Is It Legal to Use Bluetooth While Driving?
Mobile phone use when driving is illegal in most circumstances. Find out how this applies to using Bluetooth in your vehicle.
Hefty Fines and Penalties for Mobile Phone Use
By now, most people that live here are aware of the tougher penalties for NSW drivers. As of March 1, the grace period for mobile phone use in vehicles have ended. Ultimately, drivers caught using their mobile phones will lose 5 demerit points and a $334 fine, or $457 fine if caught within a school zone. During double demerits, drivers will lose 10 demerits points. You can only use your phone if your car has Bluetooth or if your mobile is secured in a cradle.
Do The Right Thing
Firstly, learners or provisional (P1 or P2) licenses are strictly forbidden from using a mobile phone when in a moving car. Restricted drivers also cannot:
- Make or receive audio phone calls
- Using music or audio functions
- Using an app for driver’s aid (carplay, google maps, wave)
Therefore, the only form of navigation allowed for restricted licenses is a car navigation unit such as a Garmin or TomTom.
To make or receive calls, unrestricted drivers must have their mobile phone in either secured in a cradle fixed to the vehicle or the car has bluetooth capabilities when driving the car. Hence, the phone must be placed in a cradle or through Bluetooth, Apple Carplay or Android Auto for navigation purposes.
If you’re going on a fast food run, make sure your car is stationary in the drive thru to use wallet functions such as cardless pay or apple pay.
It is illegal to hold or use a mobile phone at any time while driving or riding a vehicle. Other prohibited activities include:
- Facetime or video calling
- Scrolling the gram, No social media- you can wait
- Surfing the web
What if I do not have a Bluetooth enabled vehicle?
You are not permitted to rest the mobile phone on your lap or any part of your body, even if the phone is put on loudspeaker. The only method of listening music to answering phone calls is through the Bluetooth headset or if you have parked your vehicle safely.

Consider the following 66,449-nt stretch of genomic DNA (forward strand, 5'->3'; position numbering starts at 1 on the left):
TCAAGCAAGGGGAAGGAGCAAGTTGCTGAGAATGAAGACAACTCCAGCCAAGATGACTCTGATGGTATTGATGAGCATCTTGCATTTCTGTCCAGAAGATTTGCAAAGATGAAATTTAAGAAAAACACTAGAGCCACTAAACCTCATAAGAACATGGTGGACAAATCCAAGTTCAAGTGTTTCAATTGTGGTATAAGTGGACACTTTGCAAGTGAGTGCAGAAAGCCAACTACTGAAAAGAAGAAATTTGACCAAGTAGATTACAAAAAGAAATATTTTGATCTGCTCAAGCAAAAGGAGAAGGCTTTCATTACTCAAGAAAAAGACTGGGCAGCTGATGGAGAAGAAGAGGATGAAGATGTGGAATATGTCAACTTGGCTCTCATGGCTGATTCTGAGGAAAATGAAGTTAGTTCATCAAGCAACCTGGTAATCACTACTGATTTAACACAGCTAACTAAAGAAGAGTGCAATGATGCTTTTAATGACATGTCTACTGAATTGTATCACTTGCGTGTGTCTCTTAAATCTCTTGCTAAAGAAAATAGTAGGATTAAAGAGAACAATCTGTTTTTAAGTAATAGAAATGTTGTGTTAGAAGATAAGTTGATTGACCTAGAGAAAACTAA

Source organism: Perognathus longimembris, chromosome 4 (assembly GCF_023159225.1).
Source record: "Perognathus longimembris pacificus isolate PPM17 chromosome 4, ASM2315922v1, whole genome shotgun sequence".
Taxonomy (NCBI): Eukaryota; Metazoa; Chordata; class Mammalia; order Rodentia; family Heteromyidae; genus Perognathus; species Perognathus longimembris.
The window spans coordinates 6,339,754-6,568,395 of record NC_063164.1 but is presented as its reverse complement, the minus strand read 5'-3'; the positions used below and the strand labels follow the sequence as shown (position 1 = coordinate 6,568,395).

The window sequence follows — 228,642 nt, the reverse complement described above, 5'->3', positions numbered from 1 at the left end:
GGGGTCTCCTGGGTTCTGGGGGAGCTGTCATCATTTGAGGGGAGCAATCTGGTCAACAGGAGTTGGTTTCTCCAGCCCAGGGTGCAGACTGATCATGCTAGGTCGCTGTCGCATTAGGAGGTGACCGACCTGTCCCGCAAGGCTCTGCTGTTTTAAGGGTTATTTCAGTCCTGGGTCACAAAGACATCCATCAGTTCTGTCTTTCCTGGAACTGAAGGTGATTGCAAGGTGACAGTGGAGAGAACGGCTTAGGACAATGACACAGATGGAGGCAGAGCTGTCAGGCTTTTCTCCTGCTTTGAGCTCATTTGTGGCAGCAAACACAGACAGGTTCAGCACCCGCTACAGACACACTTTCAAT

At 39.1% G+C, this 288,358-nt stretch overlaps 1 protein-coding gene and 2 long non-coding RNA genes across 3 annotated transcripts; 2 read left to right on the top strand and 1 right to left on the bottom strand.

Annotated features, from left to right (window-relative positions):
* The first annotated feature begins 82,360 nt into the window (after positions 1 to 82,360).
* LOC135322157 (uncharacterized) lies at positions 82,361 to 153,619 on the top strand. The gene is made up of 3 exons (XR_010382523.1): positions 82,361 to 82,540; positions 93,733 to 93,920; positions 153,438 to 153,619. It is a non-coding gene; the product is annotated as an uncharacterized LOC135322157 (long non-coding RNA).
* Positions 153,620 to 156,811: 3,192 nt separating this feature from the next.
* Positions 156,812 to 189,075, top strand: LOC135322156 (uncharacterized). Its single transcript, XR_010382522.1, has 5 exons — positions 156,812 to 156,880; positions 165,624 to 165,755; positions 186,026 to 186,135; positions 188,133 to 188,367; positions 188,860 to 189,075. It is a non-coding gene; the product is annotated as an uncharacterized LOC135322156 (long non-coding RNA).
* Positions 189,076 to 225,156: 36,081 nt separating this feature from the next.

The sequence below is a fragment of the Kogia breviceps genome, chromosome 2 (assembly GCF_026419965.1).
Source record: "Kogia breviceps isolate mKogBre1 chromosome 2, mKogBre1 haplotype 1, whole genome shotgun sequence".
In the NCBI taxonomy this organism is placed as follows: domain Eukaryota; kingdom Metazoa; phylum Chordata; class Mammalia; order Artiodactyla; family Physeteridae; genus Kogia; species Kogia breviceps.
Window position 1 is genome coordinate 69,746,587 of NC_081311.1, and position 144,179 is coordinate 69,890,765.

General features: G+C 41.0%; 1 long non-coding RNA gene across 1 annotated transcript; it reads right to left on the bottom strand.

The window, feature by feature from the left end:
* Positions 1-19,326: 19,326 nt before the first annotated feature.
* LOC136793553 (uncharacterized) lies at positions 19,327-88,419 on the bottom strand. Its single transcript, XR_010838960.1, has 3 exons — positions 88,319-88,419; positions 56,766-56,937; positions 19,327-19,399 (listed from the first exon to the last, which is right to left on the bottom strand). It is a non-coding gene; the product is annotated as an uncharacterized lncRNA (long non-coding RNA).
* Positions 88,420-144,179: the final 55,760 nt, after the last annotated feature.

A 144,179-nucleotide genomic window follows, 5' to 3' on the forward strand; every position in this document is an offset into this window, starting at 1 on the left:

Mobile Phone Detection Cameras
The use of infra-red flash to capture clear images of passing vehicles in all traffic and weather conditions and artificial intelligence software is part of the mechanisms of the mobile phone detection camera.
If the AI deems that it poses a potential mobile phone offence, an authorised adjudicator will review and verify the footage. Rejected images will be permanently deleted within an hour of detection.
Speeding and red-light offences have utilized similar technology.
When will you be notified of an offence?
A penalty notice is issued within the week of the offence.
What if you were not the registered owner of the vehicle at the time of the offence?
The legislation clearly states that the registered owner is to nominate the person responsible for the offence.
What is the purpose for this mobile phone law reform?
Since 2012, there have been 183 casualty crashes involving the use of a mobile phone. This resulted in 13 deaths and 245 injuries. Furthermore, the mere distraction for drivers caused by mobile phones has been a major factor towards road trauma.
For more information about road safety: https://www.rms.nsw.gov.au/roads/safety-rules/index.html
For other articles relating to driver safety:
Andrew Huynh is a legal intern at Lawpath. He is currently completing a double degree in Business/Law at the University of Technology, Sydney. He is interested in commercial and intellectual property law. He is pursuing study in the legal implications of the disruption of technology.